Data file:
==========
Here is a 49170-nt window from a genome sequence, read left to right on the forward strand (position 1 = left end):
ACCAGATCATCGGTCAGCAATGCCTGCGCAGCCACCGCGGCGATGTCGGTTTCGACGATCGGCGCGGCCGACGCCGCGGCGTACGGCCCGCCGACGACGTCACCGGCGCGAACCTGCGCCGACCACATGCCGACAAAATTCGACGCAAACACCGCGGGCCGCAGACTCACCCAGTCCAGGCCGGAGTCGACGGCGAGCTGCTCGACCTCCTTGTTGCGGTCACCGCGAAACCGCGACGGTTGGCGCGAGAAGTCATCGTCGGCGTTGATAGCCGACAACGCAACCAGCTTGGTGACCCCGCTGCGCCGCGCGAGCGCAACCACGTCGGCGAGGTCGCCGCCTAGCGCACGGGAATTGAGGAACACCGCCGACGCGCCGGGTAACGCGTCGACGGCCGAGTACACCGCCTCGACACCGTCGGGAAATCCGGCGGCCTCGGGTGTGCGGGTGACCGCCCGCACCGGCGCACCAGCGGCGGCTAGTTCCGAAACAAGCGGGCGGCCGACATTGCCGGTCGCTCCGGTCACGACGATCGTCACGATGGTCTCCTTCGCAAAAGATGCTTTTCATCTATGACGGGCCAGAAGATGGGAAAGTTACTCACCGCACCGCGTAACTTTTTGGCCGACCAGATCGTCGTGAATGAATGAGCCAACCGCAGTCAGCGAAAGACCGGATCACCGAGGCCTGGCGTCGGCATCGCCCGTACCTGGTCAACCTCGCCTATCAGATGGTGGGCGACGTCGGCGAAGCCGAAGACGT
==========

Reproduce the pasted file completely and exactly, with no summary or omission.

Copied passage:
Here is a 49170-nt window from a genome sequence, read left to right on the forward strand (position 1 = left end):
ACCAGATCATCGGTCAGCAATGCCTGCGCAGCCACCGCGGCGATGTCGGTTTCGACGATCGGCGCGGCCGACGCCGCGGCGTACGGCCCGCCGACGACGTCACCGGCGCGAACCTGCGCCGACCACATGCCGACAAAATTCGACGCAAACACCGCGGGCCGCAGACTCACCCAGTCCAGGCCGGAGTCGACGGCGAGCTGCTCGACCTCCTTGTTGCGGTCACCGCGAAACCGCGACGGTTGGCGCGAGAAGTCATCGTCGGCGTTGATAGCCGACAACGCAACCAGCTTGGTGACCCCGCTGCGCCGCGCGAGCGCAACCACGTCGGCGAGGTCGCCGCCTAGCGCACGGGAATTGAGGAACACCGCCGACGCGCCGGGTAACGCGTCGACGGCCGAGTACACCGCCTCGACACCGTCGGGAAATCCGGCGGCCTCGGGTGTGCGGGTGACCGCCCGCACCGGCGCACCAGCGGCGGCTAGTTCCGAAACAAGCGGGCGGCCGACATTGCCGGTCGCTCCGGTCACGACGATCGTCACGATGGTCTCCTTCGCAAAAGATGCTTTTCATCTATGACGGGCCAGAAGATGGGAAAGTTACTCACCGCACCGCGTAACTTTTTGGCCGACCAGATCGTCGTGAATGAATGAGCCAACCGCAGTCAGCGAAAGACCGGATCACCGAGGCCTGGCGTCGGCATCGCCCGTACCTGGTCAACCTCGCCTATCAGATGGTGGGCGACGTCGGCGAAGCCGAAGACGT